March 30, 2020

Fed Official Says Coronavirus Economic Fallout ‘Could Spill Over’

He suggested that it was a good time for long-term investors to buy equities and said he did not expect the Fed to “make any panic move.”

“The markets are obviously reflecting a lot of new fears,” Mr. Kudlow said. “I do not think these are fundamental factors.”

Robert S. Kaplan, the president of the Federal Reserve Bank of Dallas, signaled in an interview that he was not particularly concerned with the stock market swoon.

“It broke to the high side,” Mr. Kaplan said of stock market valuations before the recent decline. “I watch this market correction in the context of where we started.”

But he and his colleagues are watching the virus itself carefully, he said, and Mr. Kaplan is especially attuned to what it means for supply chains and logistics.

“We’re just going to have to monitor this very carefully over the next X number of weeks,” he said.

Fed officials entered 2020 planning to leave interest rates unchanged for a time, and they are waiting for something to significantly change their economic outlook before they alter that course. The Fed slashed its policy rate three times last year to blunt the effects of a global growth slowdown and to cushion against uncertainty stemming from President Trump’s trade war.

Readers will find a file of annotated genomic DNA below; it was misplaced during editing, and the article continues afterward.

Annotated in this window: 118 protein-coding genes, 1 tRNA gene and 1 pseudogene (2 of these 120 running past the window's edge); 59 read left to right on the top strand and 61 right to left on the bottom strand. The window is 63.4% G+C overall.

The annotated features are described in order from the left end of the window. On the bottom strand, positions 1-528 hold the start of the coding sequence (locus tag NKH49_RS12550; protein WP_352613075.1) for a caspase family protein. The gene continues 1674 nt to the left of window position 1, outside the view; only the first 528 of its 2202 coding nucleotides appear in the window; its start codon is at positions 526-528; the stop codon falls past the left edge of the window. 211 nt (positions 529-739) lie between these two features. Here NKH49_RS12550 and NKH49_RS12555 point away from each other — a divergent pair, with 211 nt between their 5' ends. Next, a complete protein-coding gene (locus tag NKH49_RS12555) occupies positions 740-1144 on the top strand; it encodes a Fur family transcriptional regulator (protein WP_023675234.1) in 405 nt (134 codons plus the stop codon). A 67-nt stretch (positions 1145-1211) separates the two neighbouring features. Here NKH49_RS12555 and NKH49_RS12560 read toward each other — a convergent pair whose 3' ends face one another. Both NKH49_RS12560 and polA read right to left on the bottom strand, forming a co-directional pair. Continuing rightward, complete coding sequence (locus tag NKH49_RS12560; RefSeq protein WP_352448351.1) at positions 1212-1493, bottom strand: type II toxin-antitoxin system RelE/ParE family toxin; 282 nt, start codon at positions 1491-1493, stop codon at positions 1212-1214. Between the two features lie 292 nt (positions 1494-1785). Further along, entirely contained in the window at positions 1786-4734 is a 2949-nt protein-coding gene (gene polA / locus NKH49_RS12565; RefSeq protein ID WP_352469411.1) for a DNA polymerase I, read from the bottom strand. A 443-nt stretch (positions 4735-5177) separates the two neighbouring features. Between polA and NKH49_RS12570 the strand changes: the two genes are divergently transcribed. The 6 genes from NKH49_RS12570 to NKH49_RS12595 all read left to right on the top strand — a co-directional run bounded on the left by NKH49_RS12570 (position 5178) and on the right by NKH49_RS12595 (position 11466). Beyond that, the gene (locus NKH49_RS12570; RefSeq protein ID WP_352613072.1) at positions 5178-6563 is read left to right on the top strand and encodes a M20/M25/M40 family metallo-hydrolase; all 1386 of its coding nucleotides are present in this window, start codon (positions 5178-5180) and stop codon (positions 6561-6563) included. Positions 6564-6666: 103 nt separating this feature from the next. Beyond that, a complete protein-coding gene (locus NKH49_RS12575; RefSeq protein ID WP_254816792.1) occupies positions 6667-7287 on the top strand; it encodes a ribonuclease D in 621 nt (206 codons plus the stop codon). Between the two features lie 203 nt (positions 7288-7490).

The economy is now growing steadily, with a jobless rate that has hovered near a half-century low for more than a year and inflation that has remained persistently below the Fed’s 2 percent target. That gives the Fed room for patience before it moves again, officials have said.

Investors, for their part, increasingly expect the Fed to act. Markets have nearly fully priced in a rate cut by year end, and see high odds that the Fed could cut more than once. Fed officials next meet on March 17 and 18 in Washington, giving them time to watch incoming information before they make any decisions.

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